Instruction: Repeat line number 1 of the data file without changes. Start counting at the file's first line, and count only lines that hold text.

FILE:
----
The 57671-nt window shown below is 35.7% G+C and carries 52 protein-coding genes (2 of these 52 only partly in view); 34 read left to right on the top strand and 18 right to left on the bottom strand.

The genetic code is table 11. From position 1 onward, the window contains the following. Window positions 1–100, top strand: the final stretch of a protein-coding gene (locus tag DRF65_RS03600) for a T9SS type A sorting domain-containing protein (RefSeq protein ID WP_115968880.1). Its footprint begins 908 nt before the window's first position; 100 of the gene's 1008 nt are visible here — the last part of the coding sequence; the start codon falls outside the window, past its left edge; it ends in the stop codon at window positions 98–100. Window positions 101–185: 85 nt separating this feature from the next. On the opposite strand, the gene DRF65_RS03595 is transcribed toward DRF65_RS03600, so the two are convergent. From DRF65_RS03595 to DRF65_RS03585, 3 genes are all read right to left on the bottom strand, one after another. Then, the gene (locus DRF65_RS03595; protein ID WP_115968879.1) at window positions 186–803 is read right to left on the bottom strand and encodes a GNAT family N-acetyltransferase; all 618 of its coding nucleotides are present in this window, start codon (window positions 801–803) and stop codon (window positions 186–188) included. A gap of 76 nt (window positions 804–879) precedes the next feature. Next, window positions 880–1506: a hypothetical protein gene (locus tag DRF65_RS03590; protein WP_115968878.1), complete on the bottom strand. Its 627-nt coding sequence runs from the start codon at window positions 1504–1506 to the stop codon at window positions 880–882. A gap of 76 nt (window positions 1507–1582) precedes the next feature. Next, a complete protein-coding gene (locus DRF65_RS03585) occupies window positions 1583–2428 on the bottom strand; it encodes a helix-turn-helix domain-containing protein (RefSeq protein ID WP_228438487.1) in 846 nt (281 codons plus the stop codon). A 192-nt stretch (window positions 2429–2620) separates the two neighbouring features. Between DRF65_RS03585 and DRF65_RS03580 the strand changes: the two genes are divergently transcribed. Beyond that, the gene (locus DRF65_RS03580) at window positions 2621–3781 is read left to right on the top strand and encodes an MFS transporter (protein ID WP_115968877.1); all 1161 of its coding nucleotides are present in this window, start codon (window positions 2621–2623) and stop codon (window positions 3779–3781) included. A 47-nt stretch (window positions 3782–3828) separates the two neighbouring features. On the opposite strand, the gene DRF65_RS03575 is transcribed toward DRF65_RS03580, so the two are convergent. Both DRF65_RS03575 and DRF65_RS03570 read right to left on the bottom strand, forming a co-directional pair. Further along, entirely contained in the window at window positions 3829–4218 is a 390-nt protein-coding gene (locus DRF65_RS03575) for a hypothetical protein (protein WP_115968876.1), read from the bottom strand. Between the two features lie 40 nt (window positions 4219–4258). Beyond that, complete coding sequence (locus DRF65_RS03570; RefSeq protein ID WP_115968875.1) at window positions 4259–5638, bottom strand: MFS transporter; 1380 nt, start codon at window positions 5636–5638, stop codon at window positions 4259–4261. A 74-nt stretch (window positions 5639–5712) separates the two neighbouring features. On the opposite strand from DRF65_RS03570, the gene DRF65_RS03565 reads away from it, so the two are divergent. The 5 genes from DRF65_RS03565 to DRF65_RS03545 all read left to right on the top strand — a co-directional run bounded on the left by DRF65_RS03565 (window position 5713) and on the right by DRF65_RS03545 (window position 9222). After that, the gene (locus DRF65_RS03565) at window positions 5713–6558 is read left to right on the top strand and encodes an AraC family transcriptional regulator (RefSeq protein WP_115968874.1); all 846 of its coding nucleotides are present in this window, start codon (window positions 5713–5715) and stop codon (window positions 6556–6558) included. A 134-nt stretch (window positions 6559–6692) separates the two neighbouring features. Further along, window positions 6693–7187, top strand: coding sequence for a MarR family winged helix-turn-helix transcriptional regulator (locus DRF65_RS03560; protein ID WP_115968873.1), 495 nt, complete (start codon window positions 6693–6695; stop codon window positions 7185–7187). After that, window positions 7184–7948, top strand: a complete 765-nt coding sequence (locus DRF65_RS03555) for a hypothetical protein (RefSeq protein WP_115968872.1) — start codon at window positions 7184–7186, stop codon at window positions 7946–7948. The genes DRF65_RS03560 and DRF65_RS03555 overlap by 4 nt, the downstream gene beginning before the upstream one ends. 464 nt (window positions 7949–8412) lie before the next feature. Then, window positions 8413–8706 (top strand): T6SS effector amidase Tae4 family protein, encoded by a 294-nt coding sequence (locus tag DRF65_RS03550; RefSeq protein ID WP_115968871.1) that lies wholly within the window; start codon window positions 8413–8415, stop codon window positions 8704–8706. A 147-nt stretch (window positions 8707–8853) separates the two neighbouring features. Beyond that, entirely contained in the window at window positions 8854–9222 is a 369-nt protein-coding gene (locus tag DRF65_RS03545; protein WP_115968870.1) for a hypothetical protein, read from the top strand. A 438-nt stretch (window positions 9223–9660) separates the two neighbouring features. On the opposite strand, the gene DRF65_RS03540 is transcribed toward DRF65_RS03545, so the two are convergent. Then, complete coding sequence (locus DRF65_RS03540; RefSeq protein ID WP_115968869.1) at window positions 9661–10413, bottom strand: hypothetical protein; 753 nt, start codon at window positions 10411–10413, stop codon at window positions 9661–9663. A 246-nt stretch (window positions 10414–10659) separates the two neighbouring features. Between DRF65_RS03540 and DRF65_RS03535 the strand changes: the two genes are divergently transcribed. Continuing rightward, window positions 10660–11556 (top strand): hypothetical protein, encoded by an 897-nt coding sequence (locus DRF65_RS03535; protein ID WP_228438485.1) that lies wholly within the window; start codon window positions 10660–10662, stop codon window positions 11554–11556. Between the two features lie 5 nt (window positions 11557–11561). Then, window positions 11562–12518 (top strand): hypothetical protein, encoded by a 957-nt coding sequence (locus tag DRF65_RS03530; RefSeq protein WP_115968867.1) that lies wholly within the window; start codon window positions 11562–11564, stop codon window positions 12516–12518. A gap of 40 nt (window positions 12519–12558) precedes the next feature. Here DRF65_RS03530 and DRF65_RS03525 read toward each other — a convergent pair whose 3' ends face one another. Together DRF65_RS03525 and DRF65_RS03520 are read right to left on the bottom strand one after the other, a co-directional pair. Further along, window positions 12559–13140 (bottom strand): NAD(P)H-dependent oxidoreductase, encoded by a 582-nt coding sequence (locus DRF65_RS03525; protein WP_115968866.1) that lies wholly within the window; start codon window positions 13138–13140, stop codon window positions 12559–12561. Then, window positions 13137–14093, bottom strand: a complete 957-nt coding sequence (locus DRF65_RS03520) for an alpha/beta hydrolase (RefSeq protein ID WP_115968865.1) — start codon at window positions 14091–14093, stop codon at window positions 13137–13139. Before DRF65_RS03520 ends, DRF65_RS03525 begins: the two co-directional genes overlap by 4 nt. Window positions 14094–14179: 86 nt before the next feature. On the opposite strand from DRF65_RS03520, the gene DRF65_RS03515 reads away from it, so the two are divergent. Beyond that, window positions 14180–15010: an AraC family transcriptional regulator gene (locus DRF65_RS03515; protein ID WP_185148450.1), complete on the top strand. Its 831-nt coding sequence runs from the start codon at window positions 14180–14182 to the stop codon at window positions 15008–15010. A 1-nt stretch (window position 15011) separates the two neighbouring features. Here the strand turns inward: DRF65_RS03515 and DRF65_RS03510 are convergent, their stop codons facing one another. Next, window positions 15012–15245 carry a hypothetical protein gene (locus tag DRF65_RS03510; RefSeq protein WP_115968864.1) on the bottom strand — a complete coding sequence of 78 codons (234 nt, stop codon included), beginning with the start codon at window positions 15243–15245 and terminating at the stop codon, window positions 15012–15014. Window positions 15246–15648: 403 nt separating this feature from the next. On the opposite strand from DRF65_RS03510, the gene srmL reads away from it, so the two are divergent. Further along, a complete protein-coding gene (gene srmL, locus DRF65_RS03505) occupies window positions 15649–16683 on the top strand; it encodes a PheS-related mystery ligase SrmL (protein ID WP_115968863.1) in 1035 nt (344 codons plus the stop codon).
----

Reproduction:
The 57671-nt window shown below is 35.7% G+C and carries 52 protein-coding genes (2 of these 52 only partly in view); 34 read left to right on the top strand and 18 right to left on the bottom strand.